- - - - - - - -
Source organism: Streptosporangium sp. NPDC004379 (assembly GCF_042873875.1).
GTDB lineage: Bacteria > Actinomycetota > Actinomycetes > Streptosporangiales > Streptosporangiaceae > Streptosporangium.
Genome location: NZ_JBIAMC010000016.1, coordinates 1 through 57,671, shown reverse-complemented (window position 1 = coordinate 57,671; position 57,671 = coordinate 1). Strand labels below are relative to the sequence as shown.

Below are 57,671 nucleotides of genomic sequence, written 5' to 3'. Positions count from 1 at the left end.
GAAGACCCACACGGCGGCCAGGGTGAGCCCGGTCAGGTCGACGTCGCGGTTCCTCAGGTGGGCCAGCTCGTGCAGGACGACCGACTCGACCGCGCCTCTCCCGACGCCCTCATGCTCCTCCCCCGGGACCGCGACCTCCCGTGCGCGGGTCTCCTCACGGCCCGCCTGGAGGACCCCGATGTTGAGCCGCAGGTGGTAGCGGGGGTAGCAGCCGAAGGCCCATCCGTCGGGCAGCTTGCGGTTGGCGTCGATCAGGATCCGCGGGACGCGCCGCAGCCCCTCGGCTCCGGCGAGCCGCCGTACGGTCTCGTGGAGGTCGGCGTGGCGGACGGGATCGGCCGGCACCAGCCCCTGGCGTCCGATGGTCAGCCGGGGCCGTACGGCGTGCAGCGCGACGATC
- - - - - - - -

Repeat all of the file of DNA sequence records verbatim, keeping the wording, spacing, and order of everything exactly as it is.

Source organism: Streptosporangium sp. NPDC004379 (assembly GCF_042873875.1).
GTDB lineage: Bacteria > Actinomycetota > Actinomycetes > Streptosporangiales > Streptosporangiaceae > Streptosporangium.
Genome location: NZ_JBIAMC010000016.1, coordinates 1 through 57,671, shown reverse-complemented (window position 1 = coordinate 57,671; position 57,671 = coordinate 1). Strand labels below are relative to the sequence as shown.

Below are 57,671 nucleotides of genomic sequence, written 5' to 3'. Positions count from 1 at the left end.
GAAGACCCACACGGCGGCCAGGGTGAGCCCGGTCAGGTCGACGTCGCGGTTCCTCAGGTGGGCCAGCTCGTGCAGGACGACCGACTCGACCGCGCCTCTCCCGACGCCCTCATGCTCCTCCCCCGGGACCGCGACCTCCCGTGCGCGGGTCTCCTCACGGCCCGCCTGGAGGACCCCGATGTTGAGCCGCAGGTGGTAGCGGGGGTAGCAGCCGAAGGCCCATCCGTCGGGCAGCTTGCGGTTGGCGTCGATCAGGATCCGCGGGACGCGCCGCAGCCCCTCGGCTCCGGCGAGCCGCCGTACGGTCTCGTGGAGGTCGGCGTGGCGGACGGGATCGGCCGGCACCAGCCCCTGGCGTCCGATGGTCAGCCGGGGCCGTACGGCGTGCAGCGCGACGATC